In these highly competitive times, it may seem as though improving productivity is the key to market share. Manufacturers often focus on improving productivity and managing, controlling and reducing costs. While this seems like a worthy goal, it is not. A focus on productivity often backfires. According to the wisdom of W. Edwards Deming, “Improve quality, you automatically improve productivity.” Yet many manufacturing leaders consider quality a cost driver rather than a profit driver.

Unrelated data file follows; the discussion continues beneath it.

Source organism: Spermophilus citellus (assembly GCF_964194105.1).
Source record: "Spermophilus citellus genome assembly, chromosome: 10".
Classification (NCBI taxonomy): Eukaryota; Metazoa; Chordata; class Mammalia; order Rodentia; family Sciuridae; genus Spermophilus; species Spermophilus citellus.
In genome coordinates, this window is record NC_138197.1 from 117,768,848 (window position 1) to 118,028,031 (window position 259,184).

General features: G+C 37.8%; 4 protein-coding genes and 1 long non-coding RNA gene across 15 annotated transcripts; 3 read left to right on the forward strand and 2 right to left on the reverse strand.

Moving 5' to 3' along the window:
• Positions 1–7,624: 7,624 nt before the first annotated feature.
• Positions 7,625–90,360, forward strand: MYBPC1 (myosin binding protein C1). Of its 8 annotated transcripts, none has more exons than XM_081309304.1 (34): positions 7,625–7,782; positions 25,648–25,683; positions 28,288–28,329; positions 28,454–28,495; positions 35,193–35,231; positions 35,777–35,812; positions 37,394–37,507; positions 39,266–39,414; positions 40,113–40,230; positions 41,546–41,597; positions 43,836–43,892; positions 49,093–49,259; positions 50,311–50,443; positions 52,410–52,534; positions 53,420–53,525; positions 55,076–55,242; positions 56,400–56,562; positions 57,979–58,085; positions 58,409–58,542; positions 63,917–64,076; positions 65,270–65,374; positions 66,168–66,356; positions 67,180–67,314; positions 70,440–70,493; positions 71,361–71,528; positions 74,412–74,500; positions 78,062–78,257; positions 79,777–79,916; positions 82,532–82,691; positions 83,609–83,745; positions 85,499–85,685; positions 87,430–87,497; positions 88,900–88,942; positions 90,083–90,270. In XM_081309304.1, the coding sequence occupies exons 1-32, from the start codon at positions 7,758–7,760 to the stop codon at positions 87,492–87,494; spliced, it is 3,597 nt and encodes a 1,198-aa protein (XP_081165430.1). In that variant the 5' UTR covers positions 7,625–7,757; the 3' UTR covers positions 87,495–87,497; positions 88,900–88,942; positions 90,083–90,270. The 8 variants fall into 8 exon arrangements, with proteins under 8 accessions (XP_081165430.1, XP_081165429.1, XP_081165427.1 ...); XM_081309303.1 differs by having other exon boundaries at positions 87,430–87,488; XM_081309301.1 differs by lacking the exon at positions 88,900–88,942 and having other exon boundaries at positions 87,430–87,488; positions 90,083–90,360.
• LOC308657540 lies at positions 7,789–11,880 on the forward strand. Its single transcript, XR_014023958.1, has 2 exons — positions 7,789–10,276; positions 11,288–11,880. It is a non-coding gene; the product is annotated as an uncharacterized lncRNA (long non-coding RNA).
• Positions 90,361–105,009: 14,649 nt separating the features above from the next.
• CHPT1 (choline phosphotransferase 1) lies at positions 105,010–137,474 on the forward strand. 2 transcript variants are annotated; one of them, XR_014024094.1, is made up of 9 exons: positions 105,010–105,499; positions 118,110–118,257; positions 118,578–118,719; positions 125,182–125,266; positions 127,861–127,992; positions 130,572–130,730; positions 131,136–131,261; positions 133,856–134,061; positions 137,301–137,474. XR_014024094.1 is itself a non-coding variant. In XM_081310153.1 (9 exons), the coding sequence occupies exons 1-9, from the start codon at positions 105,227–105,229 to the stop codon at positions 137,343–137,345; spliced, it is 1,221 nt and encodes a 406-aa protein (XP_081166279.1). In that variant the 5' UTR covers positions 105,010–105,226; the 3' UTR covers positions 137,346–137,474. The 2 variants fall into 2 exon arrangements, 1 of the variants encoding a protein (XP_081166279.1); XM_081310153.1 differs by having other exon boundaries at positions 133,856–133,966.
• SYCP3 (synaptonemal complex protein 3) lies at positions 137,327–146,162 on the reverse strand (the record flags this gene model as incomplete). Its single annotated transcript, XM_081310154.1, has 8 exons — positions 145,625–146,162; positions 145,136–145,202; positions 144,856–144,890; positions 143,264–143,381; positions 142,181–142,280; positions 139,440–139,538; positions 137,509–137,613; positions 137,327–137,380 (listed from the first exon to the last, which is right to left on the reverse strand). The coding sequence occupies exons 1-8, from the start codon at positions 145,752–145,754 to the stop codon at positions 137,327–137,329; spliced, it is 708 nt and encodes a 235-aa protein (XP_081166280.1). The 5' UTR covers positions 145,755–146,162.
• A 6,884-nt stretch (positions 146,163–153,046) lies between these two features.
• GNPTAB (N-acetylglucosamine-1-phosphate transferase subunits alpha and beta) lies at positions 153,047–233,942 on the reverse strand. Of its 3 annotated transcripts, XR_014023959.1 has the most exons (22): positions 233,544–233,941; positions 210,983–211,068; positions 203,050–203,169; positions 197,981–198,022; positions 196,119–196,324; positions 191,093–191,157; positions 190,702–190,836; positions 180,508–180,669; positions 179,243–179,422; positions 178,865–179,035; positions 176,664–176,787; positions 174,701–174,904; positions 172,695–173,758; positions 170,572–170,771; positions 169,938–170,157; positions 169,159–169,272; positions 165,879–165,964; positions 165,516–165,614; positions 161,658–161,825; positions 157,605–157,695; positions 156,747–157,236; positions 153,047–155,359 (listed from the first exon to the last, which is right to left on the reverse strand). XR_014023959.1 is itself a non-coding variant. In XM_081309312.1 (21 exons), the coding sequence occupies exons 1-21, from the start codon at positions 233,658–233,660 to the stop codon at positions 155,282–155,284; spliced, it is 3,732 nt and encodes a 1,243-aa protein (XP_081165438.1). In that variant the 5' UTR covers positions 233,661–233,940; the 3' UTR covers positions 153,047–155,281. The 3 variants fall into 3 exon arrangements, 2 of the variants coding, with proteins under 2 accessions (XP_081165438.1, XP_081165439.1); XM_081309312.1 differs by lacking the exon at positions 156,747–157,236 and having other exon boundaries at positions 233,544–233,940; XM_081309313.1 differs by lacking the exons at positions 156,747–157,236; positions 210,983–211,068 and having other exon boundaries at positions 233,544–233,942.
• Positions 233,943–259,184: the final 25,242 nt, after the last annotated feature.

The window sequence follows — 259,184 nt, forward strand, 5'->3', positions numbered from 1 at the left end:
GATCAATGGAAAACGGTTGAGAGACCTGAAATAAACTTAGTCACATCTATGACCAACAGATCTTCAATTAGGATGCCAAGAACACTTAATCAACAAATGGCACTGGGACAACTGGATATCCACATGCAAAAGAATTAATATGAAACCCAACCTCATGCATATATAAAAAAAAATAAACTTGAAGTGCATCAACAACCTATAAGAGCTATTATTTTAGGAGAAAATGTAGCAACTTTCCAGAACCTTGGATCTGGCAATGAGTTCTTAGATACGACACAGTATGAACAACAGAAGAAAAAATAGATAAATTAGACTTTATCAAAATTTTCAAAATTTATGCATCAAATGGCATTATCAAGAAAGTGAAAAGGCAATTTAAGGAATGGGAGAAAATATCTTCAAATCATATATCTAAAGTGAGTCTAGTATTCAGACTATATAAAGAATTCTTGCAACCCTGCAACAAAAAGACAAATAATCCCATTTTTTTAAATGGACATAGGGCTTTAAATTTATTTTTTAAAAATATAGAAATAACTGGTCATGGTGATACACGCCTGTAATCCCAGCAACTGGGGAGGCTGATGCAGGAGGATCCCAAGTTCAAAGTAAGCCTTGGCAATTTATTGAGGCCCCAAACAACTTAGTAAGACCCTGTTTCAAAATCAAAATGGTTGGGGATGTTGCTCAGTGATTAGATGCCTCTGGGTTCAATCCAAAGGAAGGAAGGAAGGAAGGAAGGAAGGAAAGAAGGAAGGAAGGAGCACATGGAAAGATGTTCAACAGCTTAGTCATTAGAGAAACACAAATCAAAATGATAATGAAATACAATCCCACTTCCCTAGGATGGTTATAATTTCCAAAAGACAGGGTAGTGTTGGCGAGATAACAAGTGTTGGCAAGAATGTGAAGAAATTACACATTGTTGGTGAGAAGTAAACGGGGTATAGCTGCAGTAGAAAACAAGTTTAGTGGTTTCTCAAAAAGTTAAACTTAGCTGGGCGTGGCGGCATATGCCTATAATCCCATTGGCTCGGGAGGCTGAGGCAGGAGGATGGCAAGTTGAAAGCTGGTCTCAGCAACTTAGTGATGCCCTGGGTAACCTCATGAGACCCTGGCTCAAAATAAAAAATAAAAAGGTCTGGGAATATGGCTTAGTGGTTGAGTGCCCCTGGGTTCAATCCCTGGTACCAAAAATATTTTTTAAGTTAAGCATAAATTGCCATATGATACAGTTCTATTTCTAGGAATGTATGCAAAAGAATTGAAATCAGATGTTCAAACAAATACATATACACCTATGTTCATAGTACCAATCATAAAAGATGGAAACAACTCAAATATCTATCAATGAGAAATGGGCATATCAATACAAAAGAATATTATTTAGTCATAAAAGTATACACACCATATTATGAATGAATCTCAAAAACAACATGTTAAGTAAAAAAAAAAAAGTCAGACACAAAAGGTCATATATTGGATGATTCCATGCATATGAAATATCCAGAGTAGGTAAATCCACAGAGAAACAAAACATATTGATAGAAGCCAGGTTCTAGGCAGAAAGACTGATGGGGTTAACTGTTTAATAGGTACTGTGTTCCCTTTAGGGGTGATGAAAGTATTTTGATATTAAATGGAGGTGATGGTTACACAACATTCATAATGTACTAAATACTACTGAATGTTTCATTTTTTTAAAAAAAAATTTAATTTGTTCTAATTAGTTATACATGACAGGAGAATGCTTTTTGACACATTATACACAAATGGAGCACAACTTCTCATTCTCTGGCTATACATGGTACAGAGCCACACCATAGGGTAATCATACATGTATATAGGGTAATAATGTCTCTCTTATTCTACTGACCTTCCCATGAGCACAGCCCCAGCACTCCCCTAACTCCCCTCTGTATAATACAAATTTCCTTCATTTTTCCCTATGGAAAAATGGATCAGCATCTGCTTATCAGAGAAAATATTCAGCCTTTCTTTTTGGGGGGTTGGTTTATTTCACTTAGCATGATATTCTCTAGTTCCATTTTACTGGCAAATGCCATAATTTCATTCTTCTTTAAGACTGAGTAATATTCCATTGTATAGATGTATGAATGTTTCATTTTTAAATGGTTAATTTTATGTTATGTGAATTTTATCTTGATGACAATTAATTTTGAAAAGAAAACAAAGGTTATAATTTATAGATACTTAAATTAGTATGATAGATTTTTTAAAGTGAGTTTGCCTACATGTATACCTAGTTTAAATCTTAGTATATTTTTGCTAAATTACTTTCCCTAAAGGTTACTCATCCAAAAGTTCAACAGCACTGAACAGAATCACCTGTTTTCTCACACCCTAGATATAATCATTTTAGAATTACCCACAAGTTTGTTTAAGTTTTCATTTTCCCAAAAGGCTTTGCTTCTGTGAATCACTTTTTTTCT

With the traditional view of quality as an end-of-the-line inspection function, finding a quality problem at the end of the line is an expensive proposition. Recalls can be even more expensive. Consider the cost of some recent recalls: Pfizer spent $3.3 billion in 2009; Takata shelled out $26 billion for its faulty airbags; and Volkswagen reserved $7 billion and counting for its emissions scandal. The Grocery Manufacturers Association pegs the average cost of a food recall at $10 million in direct costs, not counting lost sales and the effects of brand erosion. McKinsey reports that the cost of a single med device recall is upward of $600 million, and the average cost exceeds $5 million a day.